Petitions have been filed in the US requesting the launch of investigations into several solar manufacturers accused of circumventing antidumping and countervailing duties by using entities based in Southeast Asia.
Wiley, a law firm based in Washington, DC, has filed the petitions on behalf of an alliance of companies dubbed American Solar Manufacturers Against Chinese Circumvention, or A-SMACC. The alliance suggests that solar imports from Malaysia, Thailand and Vietnam are unlawfully circumventing antidumping and countervailing duties in place on China and should be acted against.
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A statement from A-SMACC and published by Wiley said the filing, lodged with the US Department of Commerce, would ensure that the playing field for American solar manufacturers is level and “ready for the scaled investments necessary to address climate change”.
“For too long, obvious circumvention of antidumping and countervailing duties on Chinese solar products has hobbled the US industry, eviscerated our supply chains, and put our clean energy future at risk. It is time for America to lead in this critical sector.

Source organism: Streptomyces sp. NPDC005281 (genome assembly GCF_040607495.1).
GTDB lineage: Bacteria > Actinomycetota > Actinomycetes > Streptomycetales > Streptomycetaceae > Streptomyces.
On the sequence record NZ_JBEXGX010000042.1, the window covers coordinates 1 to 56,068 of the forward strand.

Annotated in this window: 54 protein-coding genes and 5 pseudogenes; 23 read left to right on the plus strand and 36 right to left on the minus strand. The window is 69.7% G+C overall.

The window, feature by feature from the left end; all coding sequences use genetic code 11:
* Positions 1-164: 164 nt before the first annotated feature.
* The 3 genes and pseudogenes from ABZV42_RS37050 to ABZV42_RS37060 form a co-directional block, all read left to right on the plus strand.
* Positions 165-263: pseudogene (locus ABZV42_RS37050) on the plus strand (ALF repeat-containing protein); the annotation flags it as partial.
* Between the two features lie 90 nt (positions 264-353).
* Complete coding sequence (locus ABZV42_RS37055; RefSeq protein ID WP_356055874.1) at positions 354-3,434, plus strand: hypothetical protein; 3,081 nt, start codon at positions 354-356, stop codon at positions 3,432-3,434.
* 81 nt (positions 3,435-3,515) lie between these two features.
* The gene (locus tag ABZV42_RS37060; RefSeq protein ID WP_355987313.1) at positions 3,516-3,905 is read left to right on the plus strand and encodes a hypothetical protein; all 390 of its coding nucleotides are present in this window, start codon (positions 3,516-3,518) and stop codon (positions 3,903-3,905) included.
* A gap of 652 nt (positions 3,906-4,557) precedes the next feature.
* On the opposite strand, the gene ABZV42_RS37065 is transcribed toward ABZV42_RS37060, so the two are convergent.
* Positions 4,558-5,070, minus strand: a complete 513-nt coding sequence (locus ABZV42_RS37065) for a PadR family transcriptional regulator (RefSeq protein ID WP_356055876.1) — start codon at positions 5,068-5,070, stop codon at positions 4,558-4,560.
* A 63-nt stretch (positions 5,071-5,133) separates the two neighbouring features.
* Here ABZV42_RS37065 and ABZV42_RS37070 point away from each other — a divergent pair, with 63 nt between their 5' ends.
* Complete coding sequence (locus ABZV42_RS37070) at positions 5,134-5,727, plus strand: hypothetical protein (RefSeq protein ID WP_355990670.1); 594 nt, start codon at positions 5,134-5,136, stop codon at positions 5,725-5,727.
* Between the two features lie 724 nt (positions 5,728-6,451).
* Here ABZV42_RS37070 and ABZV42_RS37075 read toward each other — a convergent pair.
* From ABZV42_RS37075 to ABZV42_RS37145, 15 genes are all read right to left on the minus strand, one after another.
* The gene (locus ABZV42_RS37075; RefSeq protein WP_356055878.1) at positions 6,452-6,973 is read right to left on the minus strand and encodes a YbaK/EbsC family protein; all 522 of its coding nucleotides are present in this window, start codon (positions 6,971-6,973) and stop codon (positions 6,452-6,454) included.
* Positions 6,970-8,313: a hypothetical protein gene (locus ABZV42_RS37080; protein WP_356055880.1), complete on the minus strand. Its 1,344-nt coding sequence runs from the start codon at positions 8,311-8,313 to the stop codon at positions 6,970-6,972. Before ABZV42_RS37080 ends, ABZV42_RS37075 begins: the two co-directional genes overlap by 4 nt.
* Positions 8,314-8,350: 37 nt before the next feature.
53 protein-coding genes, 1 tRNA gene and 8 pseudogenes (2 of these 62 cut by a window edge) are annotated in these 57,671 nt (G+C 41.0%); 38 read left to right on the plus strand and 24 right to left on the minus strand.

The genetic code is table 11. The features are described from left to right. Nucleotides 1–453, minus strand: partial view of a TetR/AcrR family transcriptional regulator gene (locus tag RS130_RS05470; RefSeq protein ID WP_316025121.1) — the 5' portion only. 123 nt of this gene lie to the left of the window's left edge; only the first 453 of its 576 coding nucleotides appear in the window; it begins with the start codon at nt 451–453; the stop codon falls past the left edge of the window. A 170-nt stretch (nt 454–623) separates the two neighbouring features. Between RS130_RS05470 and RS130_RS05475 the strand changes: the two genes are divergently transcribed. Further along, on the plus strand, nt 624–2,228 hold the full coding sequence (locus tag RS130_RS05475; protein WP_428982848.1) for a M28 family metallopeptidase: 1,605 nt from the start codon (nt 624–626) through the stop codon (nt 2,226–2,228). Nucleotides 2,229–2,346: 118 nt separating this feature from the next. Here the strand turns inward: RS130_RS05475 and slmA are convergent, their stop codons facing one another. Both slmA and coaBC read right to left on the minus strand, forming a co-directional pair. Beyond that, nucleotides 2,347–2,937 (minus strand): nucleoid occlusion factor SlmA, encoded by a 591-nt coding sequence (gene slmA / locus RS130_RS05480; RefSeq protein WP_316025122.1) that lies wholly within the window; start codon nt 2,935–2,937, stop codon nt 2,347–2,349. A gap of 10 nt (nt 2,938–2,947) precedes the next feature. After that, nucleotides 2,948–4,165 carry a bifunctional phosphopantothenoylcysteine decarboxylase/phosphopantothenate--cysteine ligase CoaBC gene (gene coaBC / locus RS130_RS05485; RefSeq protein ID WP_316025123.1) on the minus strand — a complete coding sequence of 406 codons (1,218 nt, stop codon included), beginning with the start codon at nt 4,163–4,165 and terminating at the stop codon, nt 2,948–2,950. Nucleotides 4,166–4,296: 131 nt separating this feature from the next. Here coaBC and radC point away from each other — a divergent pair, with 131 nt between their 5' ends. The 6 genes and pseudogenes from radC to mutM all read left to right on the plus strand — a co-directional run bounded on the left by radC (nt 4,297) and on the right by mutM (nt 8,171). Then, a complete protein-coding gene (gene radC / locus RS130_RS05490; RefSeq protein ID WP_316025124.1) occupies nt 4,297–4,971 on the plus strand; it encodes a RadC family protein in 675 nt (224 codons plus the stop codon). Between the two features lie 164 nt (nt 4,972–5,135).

“While Chinese companies now almost exclusively export to the United States from Southeast Asia, the vast majority of manufacturing, research and development, and capital investment remain in China. In cases like this the law is clear; the duties on Chinese solar products should be extended to circumventing entities,” the statement reads.
While the petitions have yet to be published by the US Department of Commerce at the time of publication, Wiley has revealed they request investigation into a host of solar cell and module manufacturers with facilities in Malaysia, Thailand and Vietnam, including JinkoSolar, JA Solar, Canadian Solar, Trina Solar, Talesun, Astronergy and LONGi, amongst others.
Members of A-SMACC have not yet been revealed. The alliance is being advised by Tim Brightbill and Laura El-Sabaawi, both partners at Wiley.
Wiley, rebranded from Wiley Rein in January 2020, and Tim Brightbill have history in acting on international trade disputes relating to solar PV. Brightbill was counsel for SolarWorld as it petitioned alongside Suniva for Section 201 tariffs to be applied to solar module imports from China, tariffs which remain in place today.